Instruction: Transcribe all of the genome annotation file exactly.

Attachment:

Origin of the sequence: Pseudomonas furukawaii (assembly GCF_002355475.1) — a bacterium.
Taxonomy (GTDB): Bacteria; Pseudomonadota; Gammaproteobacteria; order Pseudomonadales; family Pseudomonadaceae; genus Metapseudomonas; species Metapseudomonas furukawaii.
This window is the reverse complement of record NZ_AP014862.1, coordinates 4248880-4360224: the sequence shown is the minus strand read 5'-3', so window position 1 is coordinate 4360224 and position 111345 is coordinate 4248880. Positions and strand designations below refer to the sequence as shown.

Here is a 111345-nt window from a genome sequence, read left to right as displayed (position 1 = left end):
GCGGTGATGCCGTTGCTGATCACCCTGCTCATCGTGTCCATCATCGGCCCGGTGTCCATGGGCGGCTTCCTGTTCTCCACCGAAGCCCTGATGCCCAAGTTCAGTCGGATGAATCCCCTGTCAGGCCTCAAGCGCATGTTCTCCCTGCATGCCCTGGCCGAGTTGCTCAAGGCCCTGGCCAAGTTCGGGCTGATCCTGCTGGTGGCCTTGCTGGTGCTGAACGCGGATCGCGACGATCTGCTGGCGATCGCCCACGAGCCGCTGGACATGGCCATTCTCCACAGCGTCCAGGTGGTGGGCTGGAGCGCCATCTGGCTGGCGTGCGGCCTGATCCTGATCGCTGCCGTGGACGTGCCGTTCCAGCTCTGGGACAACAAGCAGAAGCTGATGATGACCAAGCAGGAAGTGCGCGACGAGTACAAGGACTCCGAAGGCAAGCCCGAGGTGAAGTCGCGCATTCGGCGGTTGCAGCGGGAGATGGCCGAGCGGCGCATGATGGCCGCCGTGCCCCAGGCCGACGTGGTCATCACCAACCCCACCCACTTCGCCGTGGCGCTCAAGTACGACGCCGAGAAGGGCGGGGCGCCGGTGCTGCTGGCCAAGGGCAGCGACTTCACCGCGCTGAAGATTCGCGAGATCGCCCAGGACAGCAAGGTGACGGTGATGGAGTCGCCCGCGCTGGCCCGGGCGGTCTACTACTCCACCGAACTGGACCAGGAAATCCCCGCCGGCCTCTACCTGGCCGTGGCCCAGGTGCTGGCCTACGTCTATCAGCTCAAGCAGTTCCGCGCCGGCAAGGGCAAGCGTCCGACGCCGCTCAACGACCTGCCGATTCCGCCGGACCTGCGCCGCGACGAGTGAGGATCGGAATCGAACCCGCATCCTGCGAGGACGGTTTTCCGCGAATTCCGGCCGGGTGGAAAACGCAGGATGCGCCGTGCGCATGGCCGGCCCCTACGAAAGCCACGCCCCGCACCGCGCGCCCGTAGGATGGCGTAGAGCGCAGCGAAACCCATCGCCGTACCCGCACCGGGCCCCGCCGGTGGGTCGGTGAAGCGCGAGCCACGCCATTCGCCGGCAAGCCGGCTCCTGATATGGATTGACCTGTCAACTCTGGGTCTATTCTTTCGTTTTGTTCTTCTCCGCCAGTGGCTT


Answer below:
Origin of the sequence: Pseudomonas furukawaii (assembly GCF_002355475.1) — a bacterium.
Taxonomy (GTDB): Bacteria; Pseudomonadota; Gammaproteobacteria; order Pseudomonadales; family Pseudomonadaceae; genus Metapseudomonas; species Metapseudomonas furukawaii.
This window is the reverse complement of record NZ_AP014862.1, coordinates 4248880-4360224: the sequence shown is the minus strand read 5'-3', so window position 1 is coordinate 4360224 and position 111345 is coordinate 4248880. Positions and strand designations below refer to the sequence as shown.

Here is a 111345-nt window from a genome sequence, read left to right as displayed (position 1 = left end):
GCGGTGATGCCGTTGCTGATCACCCTGCTCATCGTGTCCATCATCGGCCCGGTGTCCATGGGCGGCTTCCTGTTCTCCACCGAAGCCCTGATGCCCAAGTTCAGTCGGATGAATCCCCTGTCAGGCCTCAAGCGCATGTTCTCCCTGCATGCCCTGGCCGAGTTGCTCAAGGCCCTGGCCAAGTTCGGGCTGATCCTGCTGGTGGCCTTGCTGGTGCTGAACGCGGATCGCGACGATCTGCTGGCGATCGCCCACGAGCCGCTGGACATGGCCATTCTCCACAGCGTCCAGGTGGTGGGCTGGAGCGCCATCTGGCTGGCGTGCGGCCTGATCCTGATCGCTGCCGTGGACGTGCCGTTCCAGCTCTGGGACAACAAGCAGAAGCTGATGATGACCAAGCAGGAAGTGCGCGACGAGTACAAGGACTCCGAAGGCAAGCCCGAGGTGAAGTCGCGCATTCGGCGGTTGCAGCGGGAGATGGCCGAGCGGCGCATGATGGCCGCCGTGCCCCAGGCCGACGTGGTCATCACCAACCCCACCCACTTCGCCGTGGCGCTCAAGTACGACGCCGAGAAGGGCGGGGCGCCGGTGCTGCTGGCCAAGGGCAGCGACTTCACCGCGCTGAAGATTCGCGAGATCGCCCAGGACAGCAAGGTGACGGTGATGGAGTCGCCCGCGCTGGCCCGGGCGGTCTACTACTCCACCGAACTGGACCAGGAAATCCCCGCCGGCCTCTACCTGGCCGTGGCCCAGGTGCTGGCCTACGTCTATCAGCTCAAGCAGTTCCGCGCCGGCAAGGGCAAGCGTCCGACGCCGCTCAACGACCTGCCGATTCCGCCGGACCTGCGCCGCGACGAGTGAGGATCGGAATCGAACCCGCATCCTGCGAGGACGGTTTTCCGCGAATTCCGGCCGGGTGGAAAACGCAGGATGCGCCGTGCGCATGGCCGGCCCCTACGAAAGCCACGCCCCGCACCGCGCGCCCGTAGGATGGCGTAGAGCGCAGCGAAACCCATCGCCGTACCCGCACCGGGCCCCGCCGGTGGGTCGGTGAAGCGCGAGCCACGCCATTCGCCGGCAAGCCGGCTCCTGATATGGATTGACCTGTCAACTCTGGGTCTATTCTTTCGTTTTGTTCTTCTCCGCCAGTGGCTT